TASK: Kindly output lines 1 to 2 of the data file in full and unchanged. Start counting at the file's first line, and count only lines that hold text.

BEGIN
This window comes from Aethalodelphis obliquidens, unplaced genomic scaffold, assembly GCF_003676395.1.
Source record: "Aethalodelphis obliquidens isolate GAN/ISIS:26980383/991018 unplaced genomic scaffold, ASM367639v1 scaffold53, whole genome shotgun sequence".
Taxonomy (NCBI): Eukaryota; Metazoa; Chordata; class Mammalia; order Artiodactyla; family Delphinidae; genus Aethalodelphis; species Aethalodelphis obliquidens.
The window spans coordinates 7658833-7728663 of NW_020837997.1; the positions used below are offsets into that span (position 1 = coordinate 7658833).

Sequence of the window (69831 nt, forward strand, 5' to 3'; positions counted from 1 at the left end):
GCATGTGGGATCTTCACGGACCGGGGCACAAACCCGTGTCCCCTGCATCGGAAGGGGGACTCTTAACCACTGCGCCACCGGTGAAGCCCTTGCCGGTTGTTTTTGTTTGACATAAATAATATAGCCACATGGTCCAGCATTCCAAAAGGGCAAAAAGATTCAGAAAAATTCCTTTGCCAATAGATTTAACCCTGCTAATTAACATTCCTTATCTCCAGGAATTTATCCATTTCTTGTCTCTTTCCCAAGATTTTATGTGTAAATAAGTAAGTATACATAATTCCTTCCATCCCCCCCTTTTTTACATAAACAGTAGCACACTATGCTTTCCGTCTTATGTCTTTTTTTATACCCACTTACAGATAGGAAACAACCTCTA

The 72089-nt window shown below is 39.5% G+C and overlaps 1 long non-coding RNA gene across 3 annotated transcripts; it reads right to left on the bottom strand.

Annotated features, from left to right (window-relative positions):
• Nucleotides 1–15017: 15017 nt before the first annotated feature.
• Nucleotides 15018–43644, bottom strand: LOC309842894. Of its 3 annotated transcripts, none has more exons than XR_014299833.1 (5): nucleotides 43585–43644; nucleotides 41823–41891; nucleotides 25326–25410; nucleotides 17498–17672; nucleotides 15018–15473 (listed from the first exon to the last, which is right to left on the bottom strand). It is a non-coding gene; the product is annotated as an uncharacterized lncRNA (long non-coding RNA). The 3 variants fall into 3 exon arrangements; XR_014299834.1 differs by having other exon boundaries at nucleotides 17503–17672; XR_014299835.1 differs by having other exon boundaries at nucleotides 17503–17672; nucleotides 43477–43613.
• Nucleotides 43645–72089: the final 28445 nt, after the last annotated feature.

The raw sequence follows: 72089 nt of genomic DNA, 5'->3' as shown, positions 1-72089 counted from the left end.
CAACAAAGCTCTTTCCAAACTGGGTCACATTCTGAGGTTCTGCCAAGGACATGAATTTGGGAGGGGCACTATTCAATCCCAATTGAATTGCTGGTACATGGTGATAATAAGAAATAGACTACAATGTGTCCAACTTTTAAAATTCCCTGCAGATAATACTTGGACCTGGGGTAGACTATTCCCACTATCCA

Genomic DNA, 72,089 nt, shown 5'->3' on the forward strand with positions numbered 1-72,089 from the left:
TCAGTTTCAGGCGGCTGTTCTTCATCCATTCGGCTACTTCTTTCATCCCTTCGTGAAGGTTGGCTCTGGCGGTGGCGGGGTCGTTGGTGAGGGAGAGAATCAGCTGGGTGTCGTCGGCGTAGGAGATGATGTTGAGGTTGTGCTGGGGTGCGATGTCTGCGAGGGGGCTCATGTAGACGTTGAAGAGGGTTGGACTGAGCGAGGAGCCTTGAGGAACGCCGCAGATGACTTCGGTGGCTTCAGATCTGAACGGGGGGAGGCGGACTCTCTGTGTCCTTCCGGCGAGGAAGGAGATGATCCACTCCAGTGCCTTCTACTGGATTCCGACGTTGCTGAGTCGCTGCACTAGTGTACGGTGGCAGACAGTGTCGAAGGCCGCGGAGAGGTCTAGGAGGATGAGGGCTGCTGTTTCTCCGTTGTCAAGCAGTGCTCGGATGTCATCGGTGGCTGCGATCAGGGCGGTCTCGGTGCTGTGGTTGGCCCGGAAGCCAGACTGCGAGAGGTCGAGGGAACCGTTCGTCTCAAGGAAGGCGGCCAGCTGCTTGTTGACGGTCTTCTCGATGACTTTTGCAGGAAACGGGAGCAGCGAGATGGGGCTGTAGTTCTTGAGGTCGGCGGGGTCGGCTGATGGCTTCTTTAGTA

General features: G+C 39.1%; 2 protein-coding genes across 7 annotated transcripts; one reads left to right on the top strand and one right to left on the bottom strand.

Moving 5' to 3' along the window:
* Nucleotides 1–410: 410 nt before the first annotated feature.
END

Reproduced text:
This window comes from Aethalodelphis obliquidens, unplaced genomic scaffold, assembly GCF_003676395.1.
Source record: "Aethalodelphis obliquidens isolate GAN/ISIS:26980383/991018 unplaced genomic scaffold, ASM367639v1 scaffold53, whole genome shotgun sequence".